I’m hoping/thinking that if it continues to sell well over time, it could be very possible for him to gradually decrease the price over time. But at least it’s well-made and hasn’t had the issues that previous companies’ attempts have had.

AngrySquirrel34 says:

Yeah, I’ve heard it does a good job of minimizing lag. I’m just spoiled by the ps2 hdmi adaptors, which are cheap as dirt and work just about as well as the GC one.

Covarr says:

Game Boy Interface is all but required these days, as the GB Player hardware itself is relatively cheap, but those boot discs are becoming rarer and more expensive. It’s a shame, but that’s how it is.

Tanooki says:

You could use an update at the end about flash kits.

Released just months ago is the EZ Flash Omega born of the EZ4. It is on par, perhaps maybe better than the everdrive. You can buy it for 1/2 the price. The shell fits the system, but is swappable with a smaller frame to fit the DS/DSLite too. Like the everdrive reads, writes, loads all the same. Battery only exists for the RTC, not for saves like the EZ Reform and EZ4 models. It’s basically foolish to buy the everdrive unless you want to support krikzz work paying double.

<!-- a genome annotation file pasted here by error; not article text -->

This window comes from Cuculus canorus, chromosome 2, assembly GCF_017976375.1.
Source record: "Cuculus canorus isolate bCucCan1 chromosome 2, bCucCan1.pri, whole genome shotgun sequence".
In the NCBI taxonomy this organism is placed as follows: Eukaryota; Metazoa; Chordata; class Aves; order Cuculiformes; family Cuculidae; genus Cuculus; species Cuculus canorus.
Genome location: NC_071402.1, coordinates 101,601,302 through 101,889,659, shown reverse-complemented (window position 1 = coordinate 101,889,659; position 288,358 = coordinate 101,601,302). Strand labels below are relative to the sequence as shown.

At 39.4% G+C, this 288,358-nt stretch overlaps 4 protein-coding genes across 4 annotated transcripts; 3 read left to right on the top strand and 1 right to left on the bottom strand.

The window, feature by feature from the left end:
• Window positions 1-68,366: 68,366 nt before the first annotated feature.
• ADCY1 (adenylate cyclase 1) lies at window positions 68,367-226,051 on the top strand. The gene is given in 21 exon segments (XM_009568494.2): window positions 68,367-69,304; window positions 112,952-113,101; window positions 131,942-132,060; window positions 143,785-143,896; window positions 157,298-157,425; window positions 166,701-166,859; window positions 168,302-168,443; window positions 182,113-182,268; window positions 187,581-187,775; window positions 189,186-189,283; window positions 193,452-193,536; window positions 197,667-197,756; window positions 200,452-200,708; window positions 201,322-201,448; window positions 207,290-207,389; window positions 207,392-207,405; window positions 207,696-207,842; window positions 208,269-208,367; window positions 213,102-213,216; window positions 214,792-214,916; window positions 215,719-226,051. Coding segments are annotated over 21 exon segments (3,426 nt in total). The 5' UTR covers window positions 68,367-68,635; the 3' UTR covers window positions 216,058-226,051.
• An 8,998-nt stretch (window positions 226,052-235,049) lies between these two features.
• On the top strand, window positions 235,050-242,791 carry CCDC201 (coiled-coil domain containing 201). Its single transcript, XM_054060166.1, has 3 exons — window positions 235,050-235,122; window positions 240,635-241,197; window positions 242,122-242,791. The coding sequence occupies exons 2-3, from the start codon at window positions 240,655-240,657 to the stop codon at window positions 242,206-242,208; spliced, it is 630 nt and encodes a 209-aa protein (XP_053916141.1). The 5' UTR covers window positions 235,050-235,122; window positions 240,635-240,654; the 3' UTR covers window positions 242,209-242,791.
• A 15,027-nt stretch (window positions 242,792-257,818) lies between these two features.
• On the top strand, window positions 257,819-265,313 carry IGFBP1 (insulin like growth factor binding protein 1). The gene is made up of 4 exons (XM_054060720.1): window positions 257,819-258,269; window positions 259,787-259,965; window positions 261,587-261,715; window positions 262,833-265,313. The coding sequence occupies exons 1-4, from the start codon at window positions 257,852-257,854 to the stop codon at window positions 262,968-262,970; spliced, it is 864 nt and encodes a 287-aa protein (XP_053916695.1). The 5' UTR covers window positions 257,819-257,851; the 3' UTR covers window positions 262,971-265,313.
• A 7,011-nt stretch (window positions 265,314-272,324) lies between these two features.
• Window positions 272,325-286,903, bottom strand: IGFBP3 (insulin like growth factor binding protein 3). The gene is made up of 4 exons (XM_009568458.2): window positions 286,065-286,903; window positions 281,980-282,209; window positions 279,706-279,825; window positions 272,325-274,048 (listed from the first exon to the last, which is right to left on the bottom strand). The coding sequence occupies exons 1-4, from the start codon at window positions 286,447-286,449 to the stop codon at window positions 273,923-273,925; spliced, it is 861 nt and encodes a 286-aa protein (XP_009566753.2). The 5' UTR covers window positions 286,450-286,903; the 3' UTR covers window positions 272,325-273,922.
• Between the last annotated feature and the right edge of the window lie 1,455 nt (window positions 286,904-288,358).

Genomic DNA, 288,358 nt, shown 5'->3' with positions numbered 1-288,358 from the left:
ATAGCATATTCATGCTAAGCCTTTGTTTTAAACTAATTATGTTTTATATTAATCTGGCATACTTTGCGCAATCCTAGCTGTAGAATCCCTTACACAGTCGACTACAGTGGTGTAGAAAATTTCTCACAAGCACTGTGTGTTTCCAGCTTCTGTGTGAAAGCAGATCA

racketboy says:

Yeah I think I first heard about them just as I was finishing this up. I look forward to hearing more about them, but thanks for the info and I’ll work on updating that part.

Tanooki says:

I picked one up so I’m speaking from experience and not online reviews. It really is wonderful and needs to really be checked out as a solid lower price equally capable alternative.

racketboy says:

Good to know! Thanks for passing that on — I’ll keep my eye out 🙂

Tanooki says:

I would agree, and that comment below ours. I got one of the first of those for the GC at that hundred dollar price. The EON device is kind of a ripoff, it’s like paying for a designer label. All those internal/external GC HDMI devices run from the same public source code.

Kubehead says: